world. Even kung-fu is believed to have originated from
For the Culture enthusiasts, Kerala has much to offer.
Kerala's history and culture dates back to centuries. Ancient
rulers of the State took special interest in promoting the art
and culture of the State.
Koodiyattam is a form of Sanskrit dram a which is
associated with temple rituals is perhaps the oldest form of
classical arts in Kerala.
Koodiyattam literally means "acting together". This is the
earliest classical dramatic art form of Kerala. Chakyars enact
the male-characters and Nangiars enact the female-characters.
Kathakali's 2000 years old predecessor, Koodiyattam is
performed as a votive offering to the deity in the temple.
Kathakali is perhaps the only dance form in which the
entire body is used to portray a story.
Kathakali was born only in the 17th century. The Kathakali artistes wear
elaborate costumes, ornaments and facial make-up. This dance
drama has been referred to as 'the first theatre of imagination'
in the world. The
name Kathakali is derived form the two words "Katha" meaning
story and "Kali" for dance.It is a beautiful mix of dance, drama
and music that the connoisseurs of art world qualified as 'a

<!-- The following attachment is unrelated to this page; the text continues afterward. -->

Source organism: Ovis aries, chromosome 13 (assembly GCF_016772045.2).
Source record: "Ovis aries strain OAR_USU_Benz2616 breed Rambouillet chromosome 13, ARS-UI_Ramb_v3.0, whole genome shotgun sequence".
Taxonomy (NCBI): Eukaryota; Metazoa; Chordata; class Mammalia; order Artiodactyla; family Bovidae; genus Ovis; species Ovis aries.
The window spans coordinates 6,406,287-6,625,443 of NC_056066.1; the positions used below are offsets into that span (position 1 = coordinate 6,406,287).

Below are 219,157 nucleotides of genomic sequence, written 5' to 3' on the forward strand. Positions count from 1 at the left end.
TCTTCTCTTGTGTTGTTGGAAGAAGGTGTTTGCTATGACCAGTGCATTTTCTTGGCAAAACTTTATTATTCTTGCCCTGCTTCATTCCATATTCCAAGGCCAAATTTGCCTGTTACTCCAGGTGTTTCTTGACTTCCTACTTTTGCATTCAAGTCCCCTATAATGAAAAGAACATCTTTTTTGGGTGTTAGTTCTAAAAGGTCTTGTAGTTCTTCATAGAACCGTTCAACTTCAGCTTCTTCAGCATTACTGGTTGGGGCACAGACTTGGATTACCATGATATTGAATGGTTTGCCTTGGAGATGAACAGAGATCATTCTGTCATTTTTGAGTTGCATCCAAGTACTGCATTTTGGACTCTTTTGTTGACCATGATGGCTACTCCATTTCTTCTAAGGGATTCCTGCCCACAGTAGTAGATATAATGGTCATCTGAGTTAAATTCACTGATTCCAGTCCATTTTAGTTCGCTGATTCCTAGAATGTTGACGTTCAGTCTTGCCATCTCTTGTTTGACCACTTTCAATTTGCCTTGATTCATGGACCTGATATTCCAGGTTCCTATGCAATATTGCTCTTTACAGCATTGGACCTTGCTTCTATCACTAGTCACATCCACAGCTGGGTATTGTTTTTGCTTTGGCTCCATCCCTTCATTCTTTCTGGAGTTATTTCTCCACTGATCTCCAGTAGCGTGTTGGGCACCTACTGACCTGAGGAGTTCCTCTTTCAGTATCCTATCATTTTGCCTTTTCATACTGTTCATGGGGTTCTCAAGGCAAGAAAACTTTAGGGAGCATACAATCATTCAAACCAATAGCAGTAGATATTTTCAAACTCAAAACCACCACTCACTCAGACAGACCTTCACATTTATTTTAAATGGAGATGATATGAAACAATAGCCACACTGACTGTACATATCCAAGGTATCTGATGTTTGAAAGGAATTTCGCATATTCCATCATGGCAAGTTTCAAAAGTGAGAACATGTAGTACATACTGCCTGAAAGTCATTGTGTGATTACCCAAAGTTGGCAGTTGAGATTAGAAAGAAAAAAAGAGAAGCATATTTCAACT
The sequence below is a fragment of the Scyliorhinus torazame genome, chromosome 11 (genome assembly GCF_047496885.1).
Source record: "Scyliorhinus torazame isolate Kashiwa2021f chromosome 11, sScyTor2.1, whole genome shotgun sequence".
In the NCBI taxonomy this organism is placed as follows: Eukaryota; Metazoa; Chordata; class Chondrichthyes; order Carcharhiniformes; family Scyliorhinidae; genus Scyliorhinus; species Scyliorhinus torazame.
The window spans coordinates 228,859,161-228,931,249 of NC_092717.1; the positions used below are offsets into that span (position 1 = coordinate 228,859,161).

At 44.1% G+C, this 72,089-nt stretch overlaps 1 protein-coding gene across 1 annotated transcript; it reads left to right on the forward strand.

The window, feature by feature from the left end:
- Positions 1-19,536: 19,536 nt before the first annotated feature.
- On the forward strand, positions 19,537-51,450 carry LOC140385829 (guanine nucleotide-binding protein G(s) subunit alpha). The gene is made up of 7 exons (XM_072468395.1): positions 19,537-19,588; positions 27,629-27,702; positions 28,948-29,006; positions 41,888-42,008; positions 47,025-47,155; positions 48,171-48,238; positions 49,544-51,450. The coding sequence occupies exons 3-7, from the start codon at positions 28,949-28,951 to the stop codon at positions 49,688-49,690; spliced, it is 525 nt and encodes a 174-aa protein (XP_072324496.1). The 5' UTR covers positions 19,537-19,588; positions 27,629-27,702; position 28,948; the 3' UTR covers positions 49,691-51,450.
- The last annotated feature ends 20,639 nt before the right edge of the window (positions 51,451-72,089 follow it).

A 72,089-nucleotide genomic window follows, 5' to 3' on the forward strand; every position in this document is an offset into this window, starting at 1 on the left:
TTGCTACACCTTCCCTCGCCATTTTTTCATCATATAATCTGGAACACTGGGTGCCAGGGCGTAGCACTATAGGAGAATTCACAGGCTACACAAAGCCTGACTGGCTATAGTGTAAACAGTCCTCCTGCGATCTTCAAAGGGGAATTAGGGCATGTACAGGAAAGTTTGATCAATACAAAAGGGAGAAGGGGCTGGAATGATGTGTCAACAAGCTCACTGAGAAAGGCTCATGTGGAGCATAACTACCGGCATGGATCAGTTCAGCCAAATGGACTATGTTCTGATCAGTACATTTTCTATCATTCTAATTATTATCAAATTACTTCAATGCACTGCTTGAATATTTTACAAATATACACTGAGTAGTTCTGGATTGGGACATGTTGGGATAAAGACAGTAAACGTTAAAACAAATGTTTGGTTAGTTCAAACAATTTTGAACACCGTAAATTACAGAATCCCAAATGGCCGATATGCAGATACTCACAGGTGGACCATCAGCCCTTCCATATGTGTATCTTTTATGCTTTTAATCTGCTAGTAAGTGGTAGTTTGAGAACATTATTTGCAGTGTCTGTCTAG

total art form of immense sophistication and power'.
Mohiniyattom ( the dance of the enchantress) is a
distinct type of dance form which has existed in Kerala for
hundreds of years. it
depicts emotions in ways which are universally understood.
Mohiniyattom falls within the soft, graceful traditions of lasya
- the expression of the cosmic feminine creativity. Mohiniyattam
flourished in the court of King Swathi Thirunal who ruled
Travancore in the 18th century. The post swathy period witnessed
the downfall of Mohiniyattam. Mahakavi Vallathol rescued
Mohiniyattam from total extinction and added to the carriculam
Thullal evolved as part of social reformation. Social
satire at its best is seen in the Thullal performances where a
large dose of humour keeps the audience in a constant state of
is a solo dance-drama created 200 years ago by Kunjan Nambiar.
The basic element of Thullal is satire, through which Nambiar
set about correcting the evils that prevailed in the society.